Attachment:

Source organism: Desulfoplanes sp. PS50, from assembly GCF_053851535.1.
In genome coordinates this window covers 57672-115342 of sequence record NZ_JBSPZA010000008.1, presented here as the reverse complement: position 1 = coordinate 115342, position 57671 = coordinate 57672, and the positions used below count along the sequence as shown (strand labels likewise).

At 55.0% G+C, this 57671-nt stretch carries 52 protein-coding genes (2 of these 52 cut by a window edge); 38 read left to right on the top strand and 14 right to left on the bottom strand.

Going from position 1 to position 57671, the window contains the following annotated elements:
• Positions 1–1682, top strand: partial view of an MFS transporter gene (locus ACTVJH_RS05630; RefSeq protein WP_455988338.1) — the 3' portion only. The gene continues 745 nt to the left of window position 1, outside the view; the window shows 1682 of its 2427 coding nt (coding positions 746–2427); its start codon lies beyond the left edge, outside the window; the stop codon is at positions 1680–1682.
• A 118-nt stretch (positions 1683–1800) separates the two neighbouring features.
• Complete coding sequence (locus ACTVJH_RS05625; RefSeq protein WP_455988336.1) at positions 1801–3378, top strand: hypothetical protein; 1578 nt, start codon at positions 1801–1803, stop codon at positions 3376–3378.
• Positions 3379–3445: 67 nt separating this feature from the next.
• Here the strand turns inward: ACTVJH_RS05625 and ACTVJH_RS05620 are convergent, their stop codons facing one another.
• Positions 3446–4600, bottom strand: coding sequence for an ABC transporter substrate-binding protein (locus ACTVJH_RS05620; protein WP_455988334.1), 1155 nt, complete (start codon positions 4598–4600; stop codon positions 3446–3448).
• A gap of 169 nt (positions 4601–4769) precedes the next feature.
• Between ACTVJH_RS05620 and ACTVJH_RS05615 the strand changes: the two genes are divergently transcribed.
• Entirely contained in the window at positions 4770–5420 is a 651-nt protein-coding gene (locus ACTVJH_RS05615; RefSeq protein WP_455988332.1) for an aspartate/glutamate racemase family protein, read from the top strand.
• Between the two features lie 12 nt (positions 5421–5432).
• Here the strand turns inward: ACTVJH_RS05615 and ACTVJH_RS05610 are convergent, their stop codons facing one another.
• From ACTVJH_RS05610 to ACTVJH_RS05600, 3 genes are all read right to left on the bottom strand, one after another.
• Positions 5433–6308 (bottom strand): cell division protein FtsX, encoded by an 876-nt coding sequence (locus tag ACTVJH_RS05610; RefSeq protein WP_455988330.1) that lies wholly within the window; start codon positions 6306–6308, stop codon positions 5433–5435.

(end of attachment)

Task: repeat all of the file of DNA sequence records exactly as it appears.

Source organism: Desulfoplanes sp. PS50, from assembly GCF_053851535.1.
In genome coordinates this window covers 57672-115342 of sequence record NZ_JBSPZA010000008.1, presented here as the reverse complement: position 1 = coordinate 115342, position 57671 = coordinate 57672, and the positions used below count along the sequence as shown (strand labels likewise).

At 55.0% G+C, this 57671-nt stretch carries 52 protein-coding genes (2 of these 52 cut by a window edge); 38 read left to right on the top strand and 14 right to left on the bottom strand.

Going from position 1 to position 57671, the window contains the following annotated elements:
• Positions 1–1682, top strand: partial view of an MFS transporter gene (locus ACTVJH_RS05630; RefSeq protein WP_455988338.1) — the 3' portion only. The gene continues 745 nt to the left of window position 1, outside the view; the window shows 1682 of its 2427 coding nt (coding positions 746–2427); its start codon lies beyond the left edge, outside the window; the stop codon is at positions 1680–1682.
• A 118-nt stretch (positions 1683–1800) separates the two neighbouring features.
• Complete coding sequence (locus ACTVJH_RS05625; RefSeq protein WP_455988336.1) at positions 1801–3378, top strand: hypothetical protein; 1578 nt, start codon at positions 1801–1803, stop codon at positions 3376–3378.
• Positions 3379–3445: 67 nt separating this feature from the next.
• Here the strand turns inward: ACTVJH_RS05625 and ACTVJH_RS05620 are convergent, their stop codons facing one another.
• Positions 3446–4600, bottom strand: coding sequence for an ABC transporter substrate-binding protein (locus ACTVJH_RS05620; protein WP_455988334.1), 1155 nt, complete (start codon positions 4598–4600; stop codon positions 3446–3448).
• A gap of 169 nt (positions 4601–4769) precedes the next feature.
• Between ACTVJH_RS05620 and ACTVJH_RS05615 the strand changes: the two genes are divergently transcribed.
• Entirely contained in the window at positions 4770–5420 is a 651-nt protein-coding gene (locus ACTVJH_RS05615; RefSeq protein WP_455988332.1) for an aspartate/glutamate racemase family protein, read from the top strand.
• Between the two features lie 12 nt (positions 5421–5432).
• Here the strand turns inward: ACTVJH_RS05615 and ACTVJH_RS05610 are convergent, their stop codons facing one another.
• From ACTVJH_RS05610 to ACTVJH_RS05600, 3 genes are all read right to left on the bottom strand, one after another.
• Positions 5433–6308 (bottom strand): cell division protein FtsX, encoded by an 876-nt coding sequence (locus tag ACTVJH_RS05610; RefSeq protein WP_455988330.1) that lies wholly within the window; start codon positions 6306–6308, stop codon positions 5433–5435.